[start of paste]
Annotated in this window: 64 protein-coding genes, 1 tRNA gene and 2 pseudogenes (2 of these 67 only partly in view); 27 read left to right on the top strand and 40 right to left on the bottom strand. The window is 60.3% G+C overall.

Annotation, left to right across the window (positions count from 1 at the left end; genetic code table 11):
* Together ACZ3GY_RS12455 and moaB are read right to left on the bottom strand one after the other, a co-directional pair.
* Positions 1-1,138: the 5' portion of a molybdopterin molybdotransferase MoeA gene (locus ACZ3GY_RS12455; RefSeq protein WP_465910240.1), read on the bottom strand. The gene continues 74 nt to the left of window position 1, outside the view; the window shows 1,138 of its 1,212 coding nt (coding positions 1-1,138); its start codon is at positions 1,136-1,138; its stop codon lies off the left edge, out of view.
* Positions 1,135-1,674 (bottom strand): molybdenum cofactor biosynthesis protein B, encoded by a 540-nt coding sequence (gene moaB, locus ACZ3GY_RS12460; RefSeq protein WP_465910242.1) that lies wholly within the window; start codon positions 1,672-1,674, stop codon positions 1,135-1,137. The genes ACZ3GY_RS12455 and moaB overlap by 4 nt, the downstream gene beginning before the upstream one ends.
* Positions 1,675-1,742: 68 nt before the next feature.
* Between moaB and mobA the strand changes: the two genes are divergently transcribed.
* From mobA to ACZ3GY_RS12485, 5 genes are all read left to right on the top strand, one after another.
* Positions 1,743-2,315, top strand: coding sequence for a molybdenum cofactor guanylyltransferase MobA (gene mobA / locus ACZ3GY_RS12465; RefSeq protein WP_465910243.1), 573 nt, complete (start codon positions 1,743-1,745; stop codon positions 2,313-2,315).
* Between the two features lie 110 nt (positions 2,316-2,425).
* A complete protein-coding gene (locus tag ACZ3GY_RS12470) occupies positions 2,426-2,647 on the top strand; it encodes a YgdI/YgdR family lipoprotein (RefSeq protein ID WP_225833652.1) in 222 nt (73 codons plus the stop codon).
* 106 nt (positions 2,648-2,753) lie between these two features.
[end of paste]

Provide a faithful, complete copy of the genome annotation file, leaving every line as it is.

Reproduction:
Annotated in this window: 64 protein-coding genes, 1 tRNA gene and 2 pseudogenes (2 of these 67 only partly in view); 27 read left to right on the top strand and 40 right to left on the bottom strand. The window is 60.3% G+C overall.

Annotation, left to right across the window (positions count from 1 at the left end; genetic code table 11):
* Together ACZ3GY_RS12455 and moaB are read right to left on the bottom strand one after the other, a co-directional pair.
* Positions 1-1,138: the 5' portion of a molybdopterin molybdotransferase MoeA gene (locus ACZ3GY_RS12455; RefSeq protein WP_465910240.1), read on the bottom strand. The gene continues 74 nt to the left of window position 1, outside the view; the window shows 1,138 of its 1,212 coding nt (coding positions 1-1,138); its start codon is at positions 1,136-1,138; its stop codon lies off the left edge, out of view.
* Positions 1,135-1,674 (bottom strand): molybdenum cofactor biosynthesis protein B, encoded by a 540-nt coding sequence (gene moaB, locus ACZ3GY_RS12460; RefSeq protein WP_465910242.1) that lies wholly within the window; start codon positions 1,672-1,674, stop codon positions 1,135-1,137. The genes ACZ3GY_RS12455 and moaB overlap by 4 nt, the downstream gene beginning before the upstream one ends.
* Positions 1,675-1,742: 68 nt before the next feature.
* Between moaB and mobA the strand changes: the two genes are divergently transcribed.
* From mobA to ACZ3GY_RS12485, 5 genes are all read left to right on the top strand, one after another.
* Positions 1,743-2,315, top strand: coding sequence for a molybdenum cofactor guanylyltransferase MobA (gene mobA / locus ACZ3GY_RS12465; RefSeq protein WP_465910243.1), 573 nt, complete (start codon positions 1,743-1,745; stop codon positions 2,313-2,315).
* Between the two features lie 110 nt (positions 2,316-2,425).
* A complete protein-coding gene (locus tag ACZ3GY_RS12470) occupies positions 2,426-2,647 on the top strand; it encodes a YgdI/YgdR family lipoprotein (RefSeq protein ID WP_225833652.1) in 222 nt (73 codons plus the stop codon).
* 106 nt (positions 2,648-2,753) lie between these two features.